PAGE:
©Melissa Dehner

Phlumf Birds

Glenn Bartley Nature Photography


Österreichische Nationalbibliothek

Johann Natterer, an Austrian naturalist and explorer, was born Nov. 9, 1787.  In 1817, Natterer was selected to join a Viennese expedition to Brazil.  The occasion was the marriage between the Austrian archduchess Maria Leopoldina and Dom Pedro, son of the King of Portugal, then residing in Rio de Janiero.  Since the marriage took place in Vienna and Dom Pedro was not present, a contingent was chosen to accompany Maria to meet her husband in Brazil.  It was decided that the contingent should consist of naturalists, who could examine the natural history of the country after Maria was delivered.  Two of the naturalists were Bavarians, Johann Battista von Spix and Carl Friedrich von Martius, and once in Brazil, they went their separate ways.  Both would be highly successful at collecting, would return to Munich, and would publish important accounts of the flora and fauna of Brazil.  Accordingly, both have been among our Scientists of the Day; you will find the entry on Spix here, and on Martius, here.

Natterer had a less rosy path to fame and scholarly respectability.  Most of the party of Austrians he was with got sick and returned home.  Natterer and a friend decided to stick it out.  The expedition was officially terminated in 1821, but Natterer stayed on to collect and explore.  As it turned out, he would remain in Brazil for 18 years.  He finally returned home in 1835 with tens of thousands of specimens of birds, fish, and insects, most of which went into the collection that would become the Naturhistorisches Museum of Vienna.  He also came back with a diary and copious notes, but unlike Spix and Martius, he never wrote a narrative of his travels, and then, shortly after his death, most of his manuscripts were destroyed in a fire.  There are occasional drawings of his that can be found in various European cabinets, but they are hard to locate online.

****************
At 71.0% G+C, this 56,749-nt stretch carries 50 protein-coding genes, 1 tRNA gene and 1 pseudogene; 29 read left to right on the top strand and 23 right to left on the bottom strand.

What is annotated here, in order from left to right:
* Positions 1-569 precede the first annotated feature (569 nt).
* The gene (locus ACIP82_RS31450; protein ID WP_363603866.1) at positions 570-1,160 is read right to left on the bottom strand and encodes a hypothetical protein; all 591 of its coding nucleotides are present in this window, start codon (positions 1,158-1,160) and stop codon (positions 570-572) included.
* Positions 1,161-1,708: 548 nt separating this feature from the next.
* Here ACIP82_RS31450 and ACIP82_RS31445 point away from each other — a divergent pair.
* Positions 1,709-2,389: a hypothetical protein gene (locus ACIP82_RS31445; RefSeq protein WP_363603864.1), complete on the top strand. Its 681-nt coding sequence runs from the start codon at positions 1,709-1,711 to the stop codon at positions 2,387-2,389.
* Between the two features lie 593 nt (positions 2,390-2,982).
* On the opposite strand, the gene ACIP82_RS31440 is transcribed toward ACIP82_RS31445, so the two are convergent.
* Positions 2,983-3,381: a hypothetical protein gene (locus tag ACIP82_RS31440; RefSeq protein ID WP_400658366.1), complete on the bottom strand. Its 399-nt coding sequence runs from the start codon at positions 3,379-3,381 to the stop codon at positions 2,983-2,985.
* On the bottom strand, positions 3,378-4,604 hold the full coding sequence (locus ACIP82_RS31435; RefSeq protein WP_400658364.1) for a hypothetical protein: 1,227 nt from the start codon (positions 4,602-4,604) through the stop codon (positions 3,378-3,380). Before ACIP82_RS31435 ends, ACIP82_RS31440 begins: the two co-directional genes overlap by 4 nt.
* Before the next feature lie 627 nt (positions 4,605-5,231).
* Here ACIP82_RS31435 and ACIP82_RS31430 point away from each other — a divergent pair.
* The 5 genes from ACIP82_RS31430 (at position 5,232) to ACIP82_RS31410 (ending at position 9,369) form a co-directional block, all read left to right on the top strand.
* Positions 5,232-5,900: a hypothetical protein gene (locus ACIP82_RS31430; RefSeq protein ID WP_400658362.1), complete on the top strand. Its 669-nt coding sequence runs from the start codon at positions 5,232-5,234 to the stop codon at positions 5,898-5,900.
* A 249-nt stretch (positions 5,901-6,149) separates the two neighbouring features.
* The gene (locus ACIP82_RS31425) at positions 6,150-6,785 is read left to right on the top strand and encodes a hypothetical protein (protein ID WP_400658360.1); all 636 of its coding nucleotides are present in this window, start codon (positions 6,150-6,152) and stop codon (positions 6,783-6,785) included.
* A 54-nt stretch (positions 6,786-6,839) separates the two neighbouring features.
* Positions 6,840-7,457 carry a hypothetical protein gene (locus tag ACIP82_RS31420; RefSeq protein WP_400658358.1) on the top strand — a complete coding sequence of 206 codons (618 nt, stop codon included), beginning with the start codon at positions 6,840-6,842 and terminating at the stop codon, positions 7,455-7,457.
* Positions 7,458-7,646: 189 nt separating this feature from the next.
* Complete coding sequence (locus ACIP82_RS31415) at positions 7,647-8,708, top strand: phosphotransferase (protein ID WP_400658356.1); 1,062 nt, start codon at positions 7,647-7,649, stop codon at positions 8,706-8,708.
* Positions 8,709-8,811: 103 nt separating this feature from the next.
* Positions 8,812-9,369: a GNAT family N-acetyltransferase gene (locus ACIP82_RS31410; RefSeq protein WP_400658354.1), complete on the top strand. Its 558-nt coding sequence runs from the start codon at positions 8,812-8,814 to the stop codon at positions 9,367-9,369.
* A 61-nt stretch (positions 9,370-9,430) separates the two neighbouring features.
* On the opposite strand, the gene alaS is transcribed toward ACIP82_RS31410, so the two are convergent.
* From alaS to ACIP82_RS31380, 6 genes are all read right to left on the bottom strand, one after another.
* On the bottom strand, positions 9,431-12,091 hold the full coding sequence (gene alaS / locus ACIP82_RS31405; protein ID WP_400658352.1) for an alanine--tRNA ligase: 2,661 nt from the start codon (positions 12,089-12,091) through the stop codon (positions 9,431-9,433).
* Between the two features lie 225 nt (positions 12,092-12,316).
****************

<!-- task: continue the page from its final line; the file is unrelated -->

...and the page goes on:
So perhaps Natterer’s most visible legacy are the various birds and fish that he discovered, many of which are named after him.  We show an assortment above.  We begin with Natterer’s cotinga, also known as the blue cotinga, which is represented by a brand new drawing by Melissa Dehner, the Library’s resident artist and designer.  Those are acai berries that are being guzzled by our feathered forager.  The other birds shown are, in order: Natterer’s slaty antshrike, Natterer’s manakin (also known as the snow-capped manakin), and Natterer’s toucanet, here shown as drawn by John Gould.  There seems to be only one surviving portrait of Natterer himself (fifth image); I suppose we could call it Natterer’s Natterer.

Dr. William B. Ashworth, Jr., Consultant for the History of Science, Linda Hall Library and Associate Professor, Department of History, University of Missouri-Kansas City. Comments or corrections are welcome; please direct to ashworthw@umkc.edu.